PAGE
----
• April 26, 2018 |

    do it yourself

    independent study options at brown

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    Like most students here at Brown, I was drawn to this school for its Open Curriculum, excited by the prospect of being in control of crafting an education fueled by my passions. Now well into my second semester, though I’ve sampled some unforgettable courses, it seems I’ve committed to blindly plowing forward in the course sequence of my intended concentration. Curious about what I might be missing, I had the opportunity this week to talk with Nicole Martinez ’18 and Sierra Edd ’18, the Independent Study Co-Coordinators at Brown’s Curricular Resource Center (CRC), who opened my eyes to what the Open Curriculum could truly offer.

    Sierra and Nicole specialize in advising students about Group Independent Study Projects as well as Independent Study Projects, or (G)ISPs. These are courses that are designed by a student or group of students on any academic topic. Every aspect of the course, including the syllabus and evaluation, is designed by the students themselves, resulting in innovative course topics such as furniture construction or sitcom creation. All (G)ISPs require a faculty sponsor whose role is to help suggest resources and grade the progress of the work. A (G)ISP proceeds just as any other course through the semester, but the process harbors many additional discoveries and rewards.

    (G)ISPs are a way for students to immerse themselves in a topic they love in the way they see fit. The topics they pursue are many times not originally part of the university’s curriculum, which often does not offer the freedom or depth of exploration these students would like. In a sense, a (G)ISP is the most daring way a student can showcase their individual interests.

    “The Open Curriculum is very novel, you can explore anything, but sometimes in a class something is a bit off, or it won’t go in depth or in a specific context you want,” says Nicole.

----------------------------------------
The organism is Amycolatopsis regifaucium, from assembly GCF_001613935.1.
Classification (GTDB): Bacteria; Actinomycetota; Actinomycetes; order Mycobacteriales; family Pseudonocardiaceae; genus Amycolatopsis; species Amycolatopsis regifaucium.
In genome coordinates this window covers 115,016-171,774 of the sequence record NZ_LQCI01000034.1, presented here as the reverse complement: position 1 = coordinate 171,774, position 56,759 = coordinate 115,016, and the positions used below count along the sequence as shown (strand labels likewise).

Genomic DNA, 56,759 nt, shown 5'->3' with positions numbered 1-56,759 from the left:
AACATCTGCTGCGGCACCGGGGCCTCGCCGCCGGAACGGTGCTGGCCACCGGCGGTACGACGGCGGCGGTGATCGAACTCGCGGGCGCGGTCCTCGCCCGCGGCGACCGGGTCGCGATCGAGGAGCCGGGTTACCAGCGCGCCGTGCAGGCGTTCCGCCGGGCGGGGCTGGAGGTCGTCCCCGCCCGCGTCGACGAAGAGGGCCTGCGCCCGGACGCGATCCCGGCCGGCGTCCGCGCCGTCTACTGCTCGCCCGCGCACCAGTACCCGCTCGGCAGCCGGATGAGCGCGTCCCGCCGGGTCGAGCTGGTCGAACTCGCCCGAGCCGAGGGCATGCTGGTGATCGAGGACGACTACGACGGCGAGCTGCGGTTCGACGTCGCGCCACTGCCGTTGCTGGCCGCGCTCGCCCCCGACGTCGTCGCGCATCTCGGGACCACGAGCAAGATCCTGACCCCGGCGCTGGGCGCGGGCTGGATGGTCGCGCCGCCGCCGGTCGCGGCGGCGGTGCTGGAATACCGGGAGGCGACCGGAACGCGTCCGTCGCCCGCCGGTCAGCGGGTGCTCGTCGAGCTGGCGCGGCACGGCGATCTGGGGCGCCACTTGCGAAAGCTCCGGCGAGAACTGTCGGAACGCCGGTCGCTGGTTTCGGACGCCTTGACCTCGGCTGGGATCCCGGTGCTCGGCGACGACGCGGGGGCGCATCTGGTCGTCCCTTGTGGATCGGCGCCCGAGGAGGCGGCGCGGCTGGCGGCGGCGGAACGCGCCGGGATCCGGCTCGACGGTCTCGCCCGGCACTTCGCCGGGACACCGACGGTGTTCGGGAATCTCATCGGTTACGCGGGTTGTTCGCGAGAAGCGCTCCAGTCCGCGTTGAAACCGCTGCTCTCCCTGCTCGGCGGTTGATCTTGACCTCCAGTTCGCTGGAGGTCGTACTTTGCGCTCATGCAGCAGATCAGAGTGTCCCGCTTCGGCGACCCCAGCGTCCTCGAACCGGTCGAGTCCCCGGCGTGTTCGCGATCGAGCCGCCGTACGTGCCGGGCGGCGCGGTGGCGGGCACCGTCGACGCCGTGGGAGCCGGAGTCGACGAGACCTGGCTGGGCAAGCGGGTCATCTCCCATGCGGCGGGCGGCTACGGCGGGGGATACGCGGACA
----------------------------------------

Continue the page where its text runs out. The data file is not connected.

For those interested in diverse topics, (G)ISPs are the perfect way to draw a connection between fields: “A lot of the (G)ISPs are interdisciplinary; students are concentrating in two departments and want to connect them,” says Sierra. Sierra’s own past GISP, “Indigenous Women’s Politics and Resistance,” reflected not only her interests but also current political events. “There was the #NODAPL movement going on at the time, and we actually went to North Dakota to study it.” This semester, Sierra is involved in a GISP on the Navajo language, just one of the many examples of an area of study that is not offered through a regular Brown course.

    Recent (G)ISPs have embodied personal and expressive ways for students to immerse themselves in a topic. “This semester, there’s currently one called ‘Afro-Futurism,’ which is about African American identity in Sci-Fi and Fantasy/Speculative literature and how literature can heal, and there was even a field trip to see Black Panther,” says Nicole. Another course that especially stood out to her was “[an ISP] this student last semester did, which involved photography through an Electron Microscope. It was the definition of interdisciplinary. It used science tools to create and analyze art. I especially like seeing the project-centered ones, because that’s where you see the passion come out.”